AGL negotiates new commercial agreement with Alcoa

AGL Energy Limited (AGL) today announced that it has finalised a new four year agreement to supply electricity to the Portland Smelter Joint Venture Participants’ (Alcoa) aluminium smelter in Portland, Victoria. The agreement takes effect from August 2017 when the existing supply contract ends.

AGL Executive General Manager Energy Markets, Stephen Mikkelsen, said: “AGL is very pleased, as one of Victoria’s electricity suppliers, it can play a part in helping to secure the future of the Portland Smelter and the community that it supports.”

The agreement represents a mutually beneficial outcome on commercial terms and is the result of over five months’ negotiation. The contract is for a volume of 510MW, which is approximately the equivalent of 10 percent of Victoria’s total electricity load.

The contract will provide AGL with additional flexibility including rights in relation to the curtailment of the smelter at times of high electricity spot price. AGL also obtains the certainty of Alcoa’s commitment to the four year contract.

“All parties involved have worked exceptionally hard to achieve this outcome. AGL notes the key role that Victorian Premier Andrews and Treasurer Pallas performed in facilitating the negotiation. We also acknowledge the contribution of the Federal Government through Minister Hunt and local Federal MP Minister Tehan,” said Mr Mikkelsen.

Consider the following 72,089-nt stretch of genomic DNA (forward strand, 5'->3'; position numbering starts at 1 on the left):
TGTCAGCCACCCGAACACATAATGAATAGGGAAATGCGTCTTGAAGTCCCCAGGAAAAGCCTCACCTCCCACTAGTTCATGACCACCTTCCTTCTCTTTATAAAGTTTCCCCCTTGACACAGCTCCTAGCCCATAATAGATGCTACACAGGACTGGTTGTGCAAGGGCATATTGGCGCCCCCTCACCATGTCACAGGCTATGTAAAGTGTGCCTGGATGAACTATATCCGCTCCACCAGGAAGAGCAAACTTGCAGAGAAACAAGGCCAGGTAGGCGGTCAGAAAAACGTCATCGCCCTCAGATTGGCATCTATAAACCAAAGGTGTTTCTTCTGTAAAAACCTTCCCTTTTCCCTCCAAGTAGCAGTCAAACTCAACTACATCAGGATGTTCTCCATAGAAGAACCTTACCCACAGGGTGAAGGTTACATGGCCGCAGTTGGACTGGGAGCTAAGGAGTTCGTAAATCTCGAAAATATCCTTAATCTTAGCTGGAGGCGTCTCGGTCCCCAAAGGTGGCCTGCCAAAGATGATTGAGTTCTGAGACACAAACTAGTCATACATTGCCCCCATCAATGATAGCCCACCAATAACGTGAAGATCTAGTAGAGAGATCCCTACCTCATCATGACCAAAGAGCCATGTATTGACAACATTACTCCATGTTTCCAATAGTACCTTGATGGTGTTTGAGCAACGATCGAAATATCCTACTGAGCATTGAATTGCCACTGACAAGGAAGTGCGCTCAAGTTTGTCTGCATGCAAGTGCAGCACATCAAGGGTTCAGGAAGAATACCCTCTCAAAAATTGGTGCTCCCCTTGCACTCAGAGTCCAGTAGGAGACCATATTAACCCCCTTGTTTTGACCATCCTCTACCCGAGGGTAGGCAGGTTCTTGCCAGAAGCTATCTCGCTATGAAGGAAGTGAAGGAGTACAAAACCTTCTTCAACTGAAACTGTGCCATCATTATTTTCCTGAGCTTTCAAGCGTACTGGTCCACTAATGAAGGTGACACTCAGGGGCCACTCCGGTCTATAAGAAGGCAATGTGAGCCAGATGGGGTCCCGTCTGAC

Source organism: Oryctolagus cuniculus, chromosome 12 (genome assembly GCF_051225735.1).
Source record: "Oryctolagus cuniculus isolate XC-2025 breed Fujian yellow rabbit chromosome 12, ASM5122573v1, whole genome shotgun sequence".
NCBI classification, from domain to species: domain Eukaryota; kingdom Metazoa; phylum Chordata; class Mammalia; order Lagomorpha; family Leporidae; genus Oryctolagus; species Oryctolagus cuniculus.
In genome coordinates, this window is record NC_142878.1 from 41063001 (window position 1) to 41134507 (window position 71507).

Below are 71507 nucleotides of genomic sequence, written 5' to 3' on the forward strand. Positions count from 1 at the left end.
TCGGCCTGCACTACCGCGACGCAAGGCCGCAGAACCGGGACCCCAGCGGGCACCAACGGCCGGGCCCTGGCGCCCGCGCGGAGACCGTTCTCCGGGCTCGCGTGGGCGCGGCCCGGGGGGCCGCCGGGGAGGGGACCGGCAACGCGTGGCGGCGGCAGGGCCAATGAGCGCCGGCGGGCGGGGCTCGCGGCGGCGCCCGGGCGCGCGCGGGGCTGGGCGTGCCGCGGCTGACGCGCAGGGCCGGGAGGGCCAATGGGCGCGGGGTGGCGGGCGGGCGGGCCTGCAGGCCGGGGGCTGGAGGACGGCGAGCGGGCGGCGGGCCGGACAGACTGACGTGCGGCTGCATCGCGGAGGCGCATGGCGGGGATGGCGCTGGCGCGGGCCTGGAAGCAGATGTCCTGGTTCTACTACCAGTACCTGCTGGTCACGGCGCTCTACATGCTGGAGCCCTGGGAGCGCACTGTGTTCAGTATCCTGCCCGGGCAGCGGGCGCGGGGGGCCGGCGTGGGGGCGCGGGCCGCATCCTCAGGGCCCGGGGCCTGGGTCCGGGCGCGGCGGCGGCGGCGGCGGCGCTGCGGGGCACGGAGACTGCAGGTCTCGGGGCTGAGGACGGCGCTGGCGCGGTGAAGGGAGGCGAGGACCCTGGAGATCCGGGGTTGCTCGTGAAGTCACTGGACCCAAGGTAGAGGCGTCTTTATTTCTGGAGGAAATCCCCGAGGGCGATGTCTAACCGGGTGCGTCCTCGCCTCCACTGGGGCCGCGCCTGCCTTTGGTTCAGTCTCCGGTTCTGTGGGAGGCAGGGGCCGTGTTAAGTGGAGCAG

AGL’s diverse portfolio of energy generation means this contract will be supplied by a mix of both thermal and renewable generation.


About AGL

AGL is one of Australia’s leading integrated energy companies. It is taking action to responsibly reduce its greenhouse gas emissions while providing secure and affordable energy to its customers. Drawing on over 175 years of experience, AGL serves its customers throughout eastern Australia with meeting their energy requirements, including gas, electricity, solar PV and related products and services. AGL has a diverse power generation portfolio including base, peaking and intermediate generation plants, spread across traditional thermal generation as well as renewable sources including hydro, wind, solar, landfill gas and biomass.